- Bring a good, clear current photo. They will collect your photo and attach it to your application. Don’t bring an old photo. They will use that photo as a reference throughout the casting process, so make it a decent one. You don’t have to go all out, but make sure it’s a good clear shot of you. I also brought photos of my family, since they played a big role in why I wanted to do the show. I brought photos of when I was thin, so they could see how small I had been. If you were an athlete in the past, bring pictures from that time. Bring pictures that relate to the story you are telling. They may take them all, or they may only take your “headshot”. Have a good close up, and a good full body picture. If you’re like me, I didn’t have any good full body ones, because I tended to hide my body in pictures. I just had my husband, Scott, take a couple the day before the casting call and then printed them at Walgreens.
- Be yourself and have fun. I went to the casting call hopeful, but knowing that the odds are slim on being chosen. If I didn’t get a call back, I would just chalk it up to being an interesting experience. I decided to just make the most of the day. Have fun with it. Don’t get so nervous that you fail to enjoy the experience and can’t be yourself when you’re in with the casting directors. If you’re funny, let that show. If you’re a crier (like me) it’s ok to tear up when you’re sharing your story. I know it’s very emotional for a lot of us. You won’t be the only one to cry. Just don’t cry so much you can’t talk. I talked to the people around me, I complimented a girl on her shirt, and after my show aired she sent me a message and said she remembered me saying something to her. Don’t get so caught up in the big picture that you can’t enjoy the ride.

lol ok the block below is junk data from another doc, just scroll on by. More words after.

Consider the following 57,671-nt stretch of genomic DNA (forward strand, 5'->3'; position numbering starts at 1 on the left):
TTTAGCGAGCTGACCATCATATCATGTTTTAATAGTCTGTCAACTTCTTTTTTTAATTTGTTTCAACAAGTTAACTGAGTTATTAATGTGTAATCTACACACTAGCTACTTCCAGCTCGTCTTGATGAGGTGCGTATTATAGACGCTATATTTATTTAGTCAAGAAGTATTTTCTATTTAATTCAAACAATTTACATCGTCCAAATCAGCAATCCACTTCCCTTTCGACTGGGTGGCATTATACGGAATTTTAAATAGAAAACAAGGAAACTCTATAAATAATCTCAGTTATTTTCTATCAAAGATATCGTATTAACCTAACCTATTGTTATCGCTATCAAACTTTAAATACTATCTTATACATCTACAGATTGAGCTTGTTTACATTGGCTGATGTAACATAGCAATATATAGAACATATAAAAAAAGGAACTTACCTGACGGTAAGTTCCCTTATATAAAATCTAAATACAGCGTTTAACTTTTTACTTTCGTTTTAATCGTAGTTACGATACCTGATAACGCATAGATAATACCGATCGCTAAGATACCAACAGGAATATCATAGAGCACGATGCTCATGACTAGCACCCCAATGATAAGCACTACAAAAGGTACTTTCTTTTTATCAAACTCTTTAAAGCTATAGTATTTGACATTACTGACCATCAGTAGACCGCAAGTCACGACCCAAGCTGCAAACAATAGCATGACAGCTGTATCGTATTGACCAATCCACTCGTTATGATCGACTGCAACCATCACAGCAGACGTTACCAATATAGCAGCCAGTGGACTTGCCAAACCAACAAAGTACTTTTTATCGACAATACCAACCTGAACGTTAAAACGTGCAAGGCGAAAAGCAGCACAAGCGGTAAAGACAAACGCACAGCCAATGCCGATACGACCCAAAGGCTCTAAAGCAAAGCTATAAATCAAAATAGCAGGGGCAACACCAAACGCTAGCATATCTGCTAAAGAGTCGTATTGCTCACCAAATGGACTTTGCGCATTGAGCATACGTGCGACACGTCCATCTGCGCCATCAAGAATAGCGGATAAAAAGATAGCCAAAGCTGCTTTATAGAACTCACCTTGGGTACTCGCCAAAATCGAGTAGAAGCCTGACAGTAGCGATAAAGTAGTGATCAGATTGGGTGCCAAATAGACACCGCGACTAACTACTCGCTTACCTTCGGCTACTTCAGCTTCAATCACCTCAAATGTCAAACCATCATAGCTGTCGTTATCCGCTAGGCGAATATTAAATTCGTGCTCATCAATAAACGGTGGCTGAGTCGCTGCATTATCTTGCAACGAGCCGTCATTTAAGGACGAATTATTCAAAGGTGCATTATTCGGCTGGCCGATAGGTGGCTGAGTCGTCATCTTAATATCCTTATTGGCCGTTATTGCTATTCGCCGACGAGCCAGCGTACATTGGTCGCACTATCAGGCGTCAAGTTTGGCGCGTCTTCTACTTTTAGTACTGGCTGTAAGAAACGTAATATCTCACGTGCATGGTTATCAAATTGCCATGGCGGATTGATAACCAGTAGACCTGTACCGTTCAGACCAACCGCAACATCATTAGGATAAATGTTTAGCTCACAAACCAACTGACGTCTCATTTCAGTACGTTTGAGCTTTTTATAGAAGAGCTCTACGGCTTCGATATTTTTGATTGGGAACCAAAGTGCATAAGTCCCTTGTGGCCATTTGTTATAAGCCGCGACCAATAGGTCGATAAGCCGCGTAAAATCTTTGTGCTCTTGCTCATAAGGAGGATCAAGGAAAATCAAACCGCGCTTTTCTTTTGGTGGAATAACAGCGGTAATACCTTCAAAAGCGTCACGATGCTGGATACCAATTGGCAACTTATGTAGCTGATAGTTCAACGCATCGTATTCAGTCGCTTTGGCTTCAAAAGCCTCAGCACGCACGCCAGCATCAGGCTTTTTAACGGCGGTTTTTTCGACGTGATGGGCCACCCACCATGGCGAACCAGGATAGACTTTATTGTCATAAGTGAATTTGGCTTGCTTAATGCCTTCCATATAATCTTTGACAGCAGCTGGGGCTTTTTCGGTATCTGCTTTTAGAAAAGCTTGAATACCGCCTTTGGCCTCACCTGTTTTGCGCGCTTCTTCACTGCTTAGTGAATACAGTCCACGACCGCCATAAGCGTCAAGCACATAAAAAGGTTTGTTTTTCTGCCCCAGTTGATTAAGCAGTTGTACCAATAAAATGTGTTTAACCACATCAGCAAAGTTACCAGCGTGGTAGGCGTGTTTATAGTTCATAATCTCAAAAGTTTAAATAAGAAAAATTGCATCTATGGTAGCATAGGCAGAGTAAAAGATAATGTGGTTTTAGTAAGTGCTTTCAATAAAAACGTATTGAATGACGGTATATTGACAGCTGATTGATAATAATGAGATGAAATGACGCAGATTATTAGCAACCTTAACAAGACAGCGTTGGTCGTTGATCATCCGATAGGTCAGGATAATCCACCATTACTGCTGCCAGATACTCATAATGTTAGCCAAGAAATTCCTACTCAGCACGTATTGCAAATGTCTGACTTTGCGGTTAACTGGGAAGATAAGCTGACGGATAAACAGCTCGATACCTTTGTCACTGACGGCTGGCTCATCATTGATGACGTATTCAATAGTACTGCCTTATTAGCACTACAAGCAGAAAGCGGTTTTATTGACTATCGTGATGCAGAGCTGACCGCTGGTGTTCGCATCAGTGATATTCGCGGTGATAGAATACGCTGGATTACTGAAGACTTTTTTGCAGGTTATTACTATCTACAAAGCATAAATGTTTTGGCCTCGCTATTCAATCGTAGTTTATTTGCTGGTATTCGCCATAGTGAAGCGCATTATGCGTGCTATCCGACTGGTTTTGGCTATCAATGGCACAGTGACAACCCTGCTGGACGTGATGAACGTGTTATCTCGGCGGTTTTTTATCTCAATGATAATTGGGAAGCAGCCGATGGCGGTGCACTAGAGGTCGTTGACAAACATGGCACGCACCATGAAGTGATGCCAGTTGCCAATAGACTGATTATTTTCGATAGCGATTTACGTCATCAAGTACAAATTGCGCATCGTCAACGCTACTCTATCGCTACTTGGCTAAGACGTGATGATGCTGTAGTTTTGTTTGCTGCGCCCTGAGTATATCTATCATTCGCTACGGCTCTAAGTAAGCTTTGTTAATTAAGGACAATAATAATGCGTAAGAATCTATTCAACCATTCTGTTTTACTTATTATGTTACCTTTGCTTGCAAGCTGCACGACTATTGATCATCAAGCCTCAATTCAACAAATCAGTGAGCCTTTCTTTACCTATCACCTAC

- Let this be the beginning of your journey to change. Out of the thousands who apply, only 16 were chosen for our season. When I left the casting call, I drove through McDonald’s and got a large diet coke. As I drank it on my drive home, I realized that if I told them I was ready to change, I really better be ready to change. And I knew that I couldn’t go back to being who I was before. That was the last diet coke I had. I haven’t had one since April 20, 2013. I began to make changes that very day. As the weeks passed during the casting process, I was working out, making changes to my diet and had already changed my mindset that this was it. I was going to get healthy whether they chose me or not.
The casting call is just the beginning. After my callback, I went back for a longer interview the next day. It snowballed from there. Home videos, mountains of paperwork, doctor visits, blood work, background checks, more paperwork, photos, you name it, they wanted it from me. But more than the logistics, the paper, the blood work, the number on the scale, it was about changing me. Just going to the casting call allowed (forced) me to have conversations with Scott for the first time about how unhappy my weight was making me. The casting process and the show are not for the faint of heart. You must be willing to open up to strangers about your deep insecurities, the one issue that has been a burden for so long. It was good for me. I really did open me up to change. It opened me up to sharing things I had bottled up for so long.
I am so glad I was selected. Losing the weight and getting healthy has been life changing for me, my marriage, and my family. I could never have known when I went to that casting call what the next year would bring, but I am so glad I went. If you’re going to a casting call and need to lose half you body weight, or if you are just stuck and can’t lose the 30 pounds you been working on for years, think about your story. What is your reason why? Why are you ready to change? Use that to motivate yourself, TV show or not, begin changing now. Let it be a catalyst to a better you!